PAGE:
Jul 06

Life is a Miracle

family over tuscanyWendell Berry
Life is a Miracle, an Essay against Modern Superstition
Counterpoint, Berkeley, 2000

“We are not getting something for nothing. We are getting nothing for everything,” the epigraph with which Berry opens Life is a Miracle, is apt and concise. Modern society appears miraculous, the product of man’s industry and ingenuity.  It looks (and is advertised largely as) a kind of perpetual motion machine, powered by little other than human inventiveness. Attentive observers have noticed that appearances are, as usual, deceptive: we are living on fossil fuels, energy created over eons by geological processes, and in a matter of decades, we’ve used up more than half of what’s available. But there are problems even greater than the depletion of our main energy sources, destroying our ability to perpetuate our society and culture without much notice from anyone. We (and many other animals) have been passing our knowledge and ways of life the old fashioned way (and the only way) from parent to child as long as we’ve been on this planet without giving it a thought, but it appears that this simple and irreducible aspect of our species existence can be interrupted. When this happens locally, tribes and cultures die. It’s not clear whether it is possible for this to happen globally, but it seems that this is the direction we are heading. Globalization and the “market economy” have been at work disrupting and destroying local cultures and replacing them with a universal mono-culture known to its practitioners and captives variously as “capitalism,” “market economy,” or “democracy” in the west, “communism” or “socialism” elsewhere. Whatever name it goes by, its effects on the living beings and the environments they inhabit is the same.

Life is a Miracle is about this process, the loss of the ability to perpetuate the culture we’ve built over millenia. Wendell Berry looks to science for a culprit, because science is our culture’s founding myth, governing paradigm, and much more, and he picks E. O. Wilson’s Consilience as the book through which to analyze the subject. The choice is appropriate for a number of reasons: Wilson is a mainstream scientist, and in Consilience, he tackles questions like ethics, religion, art, and culture in general- necessarily, since his stated goal is to bring the different disciplines together into a working whole. He is also a conservationist, as is Berry.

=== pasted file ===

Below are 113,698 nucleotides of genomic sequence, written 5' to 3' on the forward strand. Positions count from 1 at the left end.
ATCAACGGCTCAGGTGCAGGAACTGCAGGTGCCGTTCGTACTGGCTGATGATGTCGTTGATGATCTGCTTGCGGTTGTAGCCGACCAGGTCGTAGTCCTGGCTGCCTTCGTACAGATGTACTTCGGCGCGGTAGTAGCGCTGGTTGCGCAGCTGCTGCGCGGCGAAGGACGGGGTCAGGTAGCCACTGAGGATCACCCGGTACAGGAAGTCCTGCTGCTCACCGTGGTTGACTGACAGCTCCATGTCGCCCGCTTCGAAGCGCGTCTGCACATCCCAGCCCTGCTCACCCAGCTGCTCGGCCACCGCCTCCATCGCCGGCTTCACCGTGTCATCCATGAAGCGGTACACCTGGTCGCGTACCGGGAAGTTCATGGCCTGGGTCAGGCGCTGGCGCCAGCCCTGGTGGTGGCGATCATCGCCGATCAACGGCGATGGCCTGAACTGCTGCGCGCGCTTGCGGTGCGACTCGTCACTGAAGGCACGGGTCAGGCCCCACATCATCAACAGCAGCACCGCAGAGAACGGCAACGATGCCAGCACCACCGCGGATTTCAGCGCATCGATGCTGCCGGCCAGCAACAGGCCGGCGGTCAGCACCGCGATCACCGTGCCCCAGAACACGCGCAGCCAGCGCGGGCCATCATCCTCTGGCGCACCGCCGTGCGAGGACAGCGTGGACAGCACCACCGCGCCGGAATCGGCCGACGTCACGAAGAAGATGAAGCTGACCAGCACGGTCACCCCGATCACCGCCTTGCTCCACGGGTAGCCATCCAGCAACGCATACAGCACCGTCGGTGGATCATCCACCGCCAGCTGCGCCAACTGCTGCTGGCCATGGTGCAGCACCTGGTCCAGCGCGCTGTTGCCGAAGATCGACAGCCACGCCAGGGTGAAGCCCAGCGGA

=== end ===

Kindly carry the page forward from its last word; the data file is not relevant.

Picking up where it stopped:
Science approaches all questions as problems to be solved, and all unanswered questions as questions yet to be answered. “(Consilience) reads as though it was written to confirm the popular belief that science is entirely good, that it leads to unlimited progress, and that it has (or will have) all the answers.” (p. 24) This means that mystery, an essential and critical part of human culture, is an impossibility: Wilson attributes it entirely to human ignorance. Without mystery, reverence and propriety are impossible, leading to a society governed by profit and raw power as we’ve arrived at today, whether the power is cloaked in the accoutrements of “democracy,” “socialism,” or more transparent forms. What Wilson calls “consilience” turns out to be an invitation (or an ultimatum, taken more broadly) for religion and the arts to take on the goals and methodology of science, an impossibility if the words mean what we all think they mean. “Like a naïve politician, Mr. Wilson thinks he has found a way to reconcile two sides without realizing that his way is one of the sides… One cannot, in honesty, propose to reconcile Heaven and Earth by denying the existence of Heaven.” (p.99)